The Summer of 2004 was the Summer of the Political Docs, nonfiction films -- most of them bashing President Bush -- that invaded theaters like a well-oiled army. (Familiar in our mouths as household words: "Fahrenheit 9/11" and "The Hunting of the President," "Outfoxed" and "Uncovered," "Bush's Brain" and "Brothers in Arms." May those happy few be in our flowing cups freshly remembered -- and endlessly, windily debated.) Bringing up the rear flank: "Going Upriver: The Long War of John Kerry," a biography of the Democratic candidate by George Butler ("Pumping Iron").
A few more nonfiction titles to look out for: "End of the Century," Michael Gramaglia and Jim Fields's film about punk rock pioneers the Ramones; "Lightning in a Bottle," a concert film by Antoine Fuqua featuring Clarence "Gatemouth" Brown, Solomon Burke and Ruth Brown, among other blues artists; and "The Yes Men," about a team of performance artists and culture-jammers who impersonate members of the World Trade Organization in their politically motivated pranks.
Meanwhile, where are the women? Where they usually are: outsmarting their Secret Service handlers in the White House (Katie Holmes in "First Daughter"), coping with motherhood -- or not (Julianne Moore in "The Forgotten"), trying to lose weight and get a guy (Renee Zellweger in the sequel "Bridget Jones: The Edge of Reason") and dancing backward in high heels (Jennifer Lopez in "Shall We Dance?"). Paging Gloria Steinem: We've got an acute case of testosterone poisoning and need an antidote, stat!
If it's true that Hollywood is still a man's world, it may not be much longer. It may not even be a human's world much longer. In addition to being a big day for Cooper and Bettany, Friday also marks the debut of the Green Screen as star in "Sky Captain and the World of Tomorrow." Director Kerry Conran made the movie by shooting his actors in front of a green screen, so he could insert them digitally wherever he wanted. (Conran has reportedly even found old footage of Laurence Olivier, who will appear as a hologram.) The cast includes Gwyneth Paltrow, Angelina Jolie and Jude Law in one of six movies he'll star in before the year is out, including David O. Russell's comedy "I H Huckabees," "Closer" with Julia Roberts, "The Aviator," "Lemony Snicket's A Series of Unfortunate Events" and a remake of 1966's "Alfie." It seems safe to assume that six Jude Law movies coming out within eight weeks of each other is a ratio we can all live with.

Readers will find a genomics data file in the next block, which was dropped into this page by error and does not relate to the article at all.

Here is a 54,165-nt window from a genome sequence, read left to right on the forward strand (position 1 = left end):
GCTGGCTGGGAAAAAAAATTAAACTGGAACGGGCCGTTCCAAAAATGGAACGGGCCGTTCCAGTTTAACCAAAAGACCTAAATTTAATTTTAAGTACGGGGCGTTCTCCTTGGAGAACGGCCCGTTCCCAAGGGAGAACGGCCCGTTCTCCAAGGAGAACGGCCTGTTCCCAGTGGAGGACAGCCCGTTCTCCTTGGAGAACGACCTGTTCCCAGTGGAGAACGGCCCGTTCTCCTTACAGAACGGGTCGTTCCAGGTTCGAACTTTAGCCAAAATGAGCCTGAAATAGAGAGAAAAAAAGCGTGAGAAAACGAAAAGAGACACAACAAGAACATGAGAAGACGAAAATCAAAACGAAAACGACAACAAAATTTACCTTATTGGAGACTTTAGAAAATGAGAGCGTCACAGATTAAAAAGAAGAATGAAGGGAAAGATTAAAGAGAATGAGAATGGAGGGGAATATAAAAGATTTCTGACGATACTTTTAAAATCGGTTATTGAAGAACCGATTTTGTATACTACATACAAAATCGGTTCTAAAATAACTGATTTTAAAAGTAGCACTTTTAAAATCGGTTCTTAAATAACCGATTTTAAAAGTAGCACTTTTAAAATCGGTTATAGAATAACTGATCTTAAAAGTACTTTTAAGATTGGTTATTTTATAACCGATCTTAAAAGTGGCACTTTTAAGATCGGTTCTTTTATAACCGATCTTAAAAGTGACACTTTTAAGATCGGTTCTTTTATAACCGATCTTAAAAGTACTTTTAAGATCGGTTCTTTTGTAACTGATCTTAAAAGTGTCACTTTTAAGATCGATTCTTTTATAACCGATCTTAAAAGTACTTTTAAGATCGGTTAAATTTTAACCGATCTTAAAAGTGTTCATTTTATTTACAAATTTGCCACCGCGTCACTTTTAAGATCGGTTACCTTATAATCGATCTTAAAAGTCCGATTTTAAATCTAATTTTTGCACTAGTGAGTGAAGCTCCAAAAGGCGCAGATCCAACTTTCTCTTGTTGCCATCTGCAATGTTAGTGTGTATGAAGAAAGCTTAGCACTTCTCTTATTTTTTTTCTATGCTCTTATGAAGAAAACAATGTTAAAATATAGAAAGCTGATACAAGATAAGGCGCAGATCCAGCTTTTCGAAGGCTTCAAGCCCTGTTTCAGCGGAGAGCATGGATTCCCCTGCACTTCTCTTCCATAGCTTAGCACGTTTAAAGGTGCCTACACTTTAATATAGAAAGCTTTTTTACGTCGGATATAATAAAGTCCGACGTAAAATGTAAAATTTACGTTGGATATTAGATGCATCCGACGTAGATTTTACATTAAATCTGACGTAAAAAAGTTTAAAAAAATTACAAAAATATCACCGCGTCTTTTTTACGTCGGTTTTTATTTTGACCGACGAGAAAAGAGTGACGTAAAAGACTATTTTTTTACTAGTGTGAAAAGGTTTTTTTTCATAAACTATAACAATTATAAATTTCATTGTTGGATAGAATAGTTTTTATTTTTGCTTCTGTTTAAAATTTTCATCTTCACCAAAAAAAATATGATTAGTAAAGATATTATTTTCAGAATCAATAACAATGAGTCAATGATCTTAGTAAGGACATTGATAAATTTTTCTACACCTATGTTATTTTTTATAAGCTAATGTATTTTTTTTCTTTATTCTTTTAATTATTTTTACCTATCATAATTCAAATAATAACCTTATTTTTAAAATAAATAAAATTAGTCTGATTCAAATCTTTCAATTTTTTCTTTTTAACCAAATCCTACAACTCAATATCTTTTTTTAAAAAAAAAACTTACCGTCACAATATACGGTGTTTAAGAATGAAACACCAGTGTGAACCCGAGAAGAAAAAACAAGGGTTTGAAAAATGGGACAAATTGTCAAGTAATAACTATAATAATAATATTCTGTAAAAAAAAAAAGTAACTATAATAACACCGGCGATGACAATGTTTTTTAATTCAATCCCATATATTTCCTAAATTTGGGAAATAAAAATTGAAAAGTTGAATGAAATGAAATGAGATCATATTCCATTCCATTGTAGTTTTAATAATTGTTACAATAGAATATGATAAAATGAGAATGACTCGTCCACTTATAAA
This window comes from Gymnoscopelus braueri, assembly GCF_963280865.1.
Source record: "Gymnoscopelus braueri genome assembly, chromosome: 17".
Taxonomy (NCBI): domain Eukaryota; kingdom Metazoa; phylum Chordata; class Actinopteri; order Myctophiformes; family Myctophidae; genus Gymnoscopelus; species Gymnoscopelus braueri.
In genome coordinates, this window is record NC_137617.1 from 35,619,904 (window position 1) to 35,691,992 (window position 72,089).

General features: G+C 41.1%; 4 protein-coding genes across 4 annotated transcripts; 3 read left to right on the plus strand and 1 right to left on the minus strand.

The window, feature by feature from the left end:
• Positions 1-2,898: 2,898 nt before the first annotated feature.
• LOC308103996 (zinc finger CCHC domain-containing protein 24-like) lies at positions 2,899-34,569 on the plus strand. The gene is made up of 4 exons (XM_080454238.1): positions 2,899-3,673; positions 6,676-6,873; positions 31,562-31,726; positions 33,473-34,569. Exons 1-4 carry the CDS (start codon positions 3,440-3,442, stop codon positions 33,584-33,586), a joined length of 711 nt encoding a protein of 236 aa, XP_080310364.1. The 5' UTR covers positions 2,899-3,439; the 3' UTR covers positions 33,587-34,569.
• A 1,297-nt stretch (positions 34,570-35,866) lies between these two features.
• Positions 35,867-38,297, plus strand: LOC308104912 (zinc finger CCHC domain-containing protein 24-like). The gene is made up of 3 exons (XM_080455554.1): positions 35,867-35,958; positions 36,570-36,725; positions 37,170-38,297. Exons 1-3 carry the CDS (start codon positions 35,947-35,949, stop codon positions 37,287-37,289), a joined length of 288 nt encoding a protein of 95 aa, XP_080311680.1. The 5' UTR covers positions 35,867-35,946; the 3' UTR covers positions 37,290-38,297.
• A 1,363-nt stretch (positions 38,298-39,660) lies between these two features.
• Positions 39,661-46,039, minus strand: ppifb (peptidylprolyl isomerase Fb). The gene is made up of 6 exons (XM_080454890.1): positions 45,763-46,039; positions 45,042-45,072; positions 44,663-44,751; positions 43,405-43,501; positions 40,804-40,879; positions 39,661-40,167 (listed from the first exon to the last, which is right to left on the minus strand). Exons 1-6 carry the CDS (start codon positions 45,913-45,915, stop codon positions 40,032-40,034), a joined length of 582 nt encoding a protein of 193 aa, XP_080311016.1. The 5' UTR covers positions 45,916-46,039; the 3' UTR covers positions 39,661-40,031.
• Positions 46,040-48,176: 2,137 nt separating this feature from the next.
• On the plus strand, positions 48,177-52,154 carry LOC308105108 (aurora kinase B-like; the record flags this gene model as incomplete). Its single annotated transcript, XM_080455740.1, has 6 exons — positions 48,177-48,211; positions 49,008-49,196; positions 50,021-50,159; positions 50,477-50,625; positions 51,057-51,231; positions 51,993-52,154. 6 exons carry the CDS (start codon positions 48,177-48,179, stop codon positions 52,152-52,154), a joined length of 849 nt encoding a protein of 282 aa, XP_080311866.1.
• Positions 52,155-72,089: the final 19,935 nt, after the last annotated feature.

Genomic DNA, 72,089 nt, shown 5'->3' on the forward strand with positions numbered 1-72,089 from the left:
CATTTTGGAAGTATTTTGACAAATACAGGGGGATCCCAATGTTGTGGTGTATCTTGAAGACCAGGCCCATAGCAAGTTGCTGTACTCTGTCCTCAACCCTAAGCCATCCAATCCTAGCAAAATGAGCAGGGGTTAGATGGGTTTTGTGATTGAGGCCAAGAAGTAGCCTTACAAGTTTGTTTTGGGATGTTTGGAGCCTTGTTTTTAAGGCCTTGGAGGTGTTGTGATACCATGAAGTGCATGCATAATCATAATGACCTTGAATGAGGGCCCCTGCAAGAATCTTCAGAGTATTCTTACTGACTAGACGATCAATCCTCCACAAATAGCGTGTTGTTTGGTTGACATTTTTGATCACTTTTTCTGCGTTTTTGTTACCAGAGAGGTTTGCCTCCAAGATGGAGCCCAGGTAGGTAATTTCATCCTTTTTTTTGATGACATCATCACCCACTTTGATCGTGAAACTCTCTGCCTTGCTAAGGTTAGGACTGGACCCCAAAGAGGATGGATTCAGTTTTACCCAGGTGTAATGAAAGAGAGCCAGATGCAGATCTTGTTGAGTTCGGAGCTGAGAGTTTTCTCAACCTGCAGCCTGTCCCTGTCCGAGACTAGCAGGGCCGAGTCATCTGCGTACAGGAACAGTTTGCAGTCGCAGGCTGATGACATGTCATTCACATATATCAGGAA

Indeed, some of the best films of the season may turn out to be movies that don't feature live actors at all. "Team America: World Police," a comedy by "South Park" creators Matt Stone and Trey Parker, boasts a cast of crime-fighting . . . marionettes. A few weeks before Christmas, Tom Hanks will voice the animated feature "The Polar Express," based on the Chris Van Allsburg story.
And shortly thereafter, the TV-to-big-screen breakthrough we've all been waiting for: "The SpongeBob SquarePants Movie," wherein the wacky little sea sponge and his pals in Bikini Bottom strike out for parts unknown to solve the mystery of King Neptune's stolen crown.
Come to think of it, between SpongeBob, Snicket and "Finding Neverland," in which Johnny Depp will play "Peter Pan" author J.M. Barrie, this season looks like one in which it'll be great to be a kid. Again.